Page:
AugustAmes's blog

By AugustAmes, history, 4 weeks ago, In English,

The problem seemed similar to the Nim game, so are there any alternative approaches?

 
 
 
 
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4 weeks ago, # |
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My approach is not based off the game of Nim, but it is still quite different than the Editorial's solution. You can read my solution here.

First, notice that since all disks $$$a_i$$$ are distinct and $$$1 \leq a_i \leq n$$$, all of the $$$a_i$$$ are simply a permutation on the integers in the interval $$$[1, n]$$$. This means that, because when placing the disk, the new disk must have radius less than that of the currently topmost disk, in order to place all $$$n$$$ disks on one pillar simultaneously, you have to be able to place them in a way such that $$$n$$$ is on the bottom, and $$$n-1$$$ is second-to-bottom, and $$$n-2$$$ is third-to-bottom, etc. until $$$1$$$ is at the top.

Thus, all $$$n$$$ disks will eventually end up on the pillar $$$m$$$ where $$$a_m=n$$$ since the disk of value $$$n$$$ must stay on the bottom and can not be moved to any other pillar. Then, we have to be able to place $$$n-1$$$ on top of $$$n$$$. This can only happen if $$$n-1$$$ is a neighbor of $$$n$$$, so if it is not, then output NO.

Then, we need to be able to place $$$n-2$$$ on top of $$$n$$$. This can happen only if $$$n-2$$$ is a neighbor of $$$n$$$ OR if $$$n-2$$$ was previously a neighbor of the pillar containing $$$n-1$$$, which is now an empty pillar. If $$$n-2$$$ is a neighbor of this empty pillar, then we can move $$$n-2$$$ from its current pillar onto the empty pillar and then from the empty pillar to the pillar containing $$$n$$$ on the bottom.

From these two cases, we can see a pattern: After disks $$$n-1$$$ down to $$$x+1$$$ have been placed on top of disk $$$n$$$, disk $$$x$$$ will only be able to be placed on top of $$$n$$$ if it is a neighbor to the pillar containing $$$n$$$ or if all of the pillars between $$$x$$$ and $$$n$$$ are empty pillars. Thus, to determine if disk $$$x$$$ can be placed on top of disk $$$n$$$, we can, at all times, keep pointers to the leftmost and rightmost empty pillars. If disk $$$x$$$ is a neighbor to either of these pillars, then it can be placed on top of disk $$$n$$$ by moving it across the empty pillars. Otherwise, it can not been placed on top of disk $$$x$$$ so we break the loop and output NO. Then, once we put disk $$$x$$$ on top of disk $$$n$$$, we need to decrement/increment the leftmost/rightmost empty pillar pointer accordingly. This process keeps repeating until we are able to place all disks $$$1$$$ through $$$n-1$$$ on top of disk $$$n$$$, in which case we output YES.

I know this may seem a little more complicated than the editorial solution, but two-pointers is the first thing that came to mind when I saw this problem and, if you read my solution, you will see that it is still $$$O(n)$$$ and does not really require that much code to implement.

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    4 weeks ago, # ^ |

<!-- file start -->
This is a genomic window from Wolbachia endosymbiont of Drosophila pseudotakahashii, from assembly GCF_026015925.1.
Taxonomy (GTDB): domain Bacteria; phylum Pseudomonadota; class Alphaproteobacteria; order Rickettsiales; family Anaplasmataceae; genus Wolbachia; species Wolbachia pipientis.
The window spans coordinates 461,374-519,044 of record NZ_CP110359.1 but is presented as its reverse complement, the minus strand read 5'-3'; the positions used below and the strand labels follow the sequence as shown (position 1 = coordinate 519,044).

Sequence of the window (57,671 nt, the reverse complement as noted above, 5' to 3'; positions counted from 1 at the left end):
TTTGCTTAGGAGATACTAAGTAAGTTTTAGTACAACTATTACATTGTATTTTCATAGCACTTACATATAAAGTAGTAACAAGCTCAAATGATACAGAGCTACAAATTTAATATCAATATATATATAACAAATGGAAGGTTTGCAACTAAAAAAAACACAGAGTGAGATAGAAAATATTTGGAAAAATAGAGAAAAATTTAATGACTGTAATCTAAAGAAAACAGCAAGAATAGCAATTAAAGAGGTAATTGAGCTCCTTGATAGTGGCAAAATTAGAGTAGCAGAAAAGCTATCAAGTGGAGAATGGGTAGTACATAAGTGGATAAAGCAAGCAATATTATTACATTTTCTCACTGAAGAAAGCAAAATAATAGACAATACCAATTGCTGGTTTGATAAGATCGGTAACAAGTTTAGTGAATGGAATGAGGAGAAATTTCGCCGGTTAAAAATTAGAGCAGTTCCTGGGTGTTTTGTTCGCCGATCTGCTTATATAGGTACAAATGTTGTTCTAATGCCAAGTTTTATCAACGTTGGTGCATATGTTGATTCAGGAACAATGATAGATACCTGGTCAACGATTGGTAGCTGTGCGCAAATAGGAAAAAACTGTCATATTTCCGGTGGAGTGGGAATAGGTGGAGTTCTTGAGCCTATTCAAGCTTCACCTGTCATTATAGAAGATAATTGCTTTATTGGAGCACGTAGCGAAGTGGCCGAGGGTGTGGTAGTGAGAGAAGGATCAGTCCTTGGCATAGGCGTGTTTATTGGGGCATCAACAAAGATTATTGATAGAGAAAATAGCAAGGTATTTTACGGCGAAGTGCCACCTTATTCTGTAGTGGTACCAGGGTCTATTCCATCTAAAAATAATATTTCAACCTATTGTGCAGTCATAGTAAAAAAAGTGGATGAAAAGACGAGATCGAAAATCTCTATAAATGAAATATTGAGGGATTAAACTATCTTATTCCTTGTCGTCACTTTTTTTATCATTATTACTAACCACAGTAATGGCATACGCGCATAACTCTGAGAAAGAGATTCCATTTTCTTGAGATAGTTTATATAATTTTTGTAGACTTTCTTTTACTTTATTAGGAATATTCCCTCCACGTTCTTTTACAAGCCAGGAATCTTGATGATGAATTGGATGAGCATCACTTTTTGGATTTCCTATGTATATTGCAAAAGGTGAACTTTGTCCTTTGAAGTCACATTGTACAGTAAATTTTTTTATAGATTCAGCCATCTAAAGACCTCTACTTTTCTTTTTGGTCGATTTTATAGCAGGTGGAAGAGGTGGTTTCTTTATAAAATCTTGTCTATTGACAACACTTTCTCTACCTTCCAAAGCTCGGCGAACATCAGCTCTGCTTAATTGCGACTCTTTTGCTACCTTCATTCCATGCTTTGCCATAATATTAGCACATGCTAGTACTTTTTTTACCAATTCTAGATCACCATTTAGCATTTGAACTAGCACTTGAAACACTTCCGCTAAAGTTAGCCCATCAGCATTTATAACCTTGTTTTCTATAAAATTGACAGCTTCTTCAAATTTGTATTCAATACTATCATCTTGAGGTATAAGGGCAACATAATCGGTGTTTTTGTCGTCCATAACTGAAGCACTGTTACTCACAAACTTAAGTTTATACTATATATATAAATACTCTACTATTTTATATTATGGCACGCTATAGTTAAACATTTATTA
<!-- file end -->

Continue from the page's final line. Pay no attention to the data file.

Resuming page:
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    Is my approach same as yours?

    My approach : Repeat the following steps $$$n$$$ times:

    1. Find the minimum of the first and the last element of the sequence.

    2. Write it down.

    3. Erase that element from the sequence.

    If the final sequence that we write down matches with the sequence $$$1$$$ $$$2$$$ $$$3$$$...$$$n$$$, then the answer is "YES", else answer is "NO".

    Link to my submission : 57520416

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      4 weeks ago, # ^ |
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      Actually, your approach is quite different from mine. My approach uses two pointers which start at the position where disk $$$n$$$ is located and work their way outwards to the two ends of the array. However, your approach uses two points which start at either end of the array and work their way inwards to the position where disk $$$n$$$ is located.

      However, I think your solution is still valid, although it is different from my approach. Your approach is valid because, as explained by the editorial, the sequence of disks is always increasing up to the position containing disk $$$n$$$, and then decreasing afterward. This property implies that the minimum disk still left after erasing some disks will always be either at the beginning or the end of the array, which is how your algorithm works.

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4 weeks ago, # |
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Find the position of highest no. Then, every other element has a target direction. If there is an element that lies between the target and current element and is smaller than the current element, then the answer is no.

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4 weeks ago, # |
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Find highest number position then just loop from that position till n and from position till 0 and check that it's a decreasing sequence always Code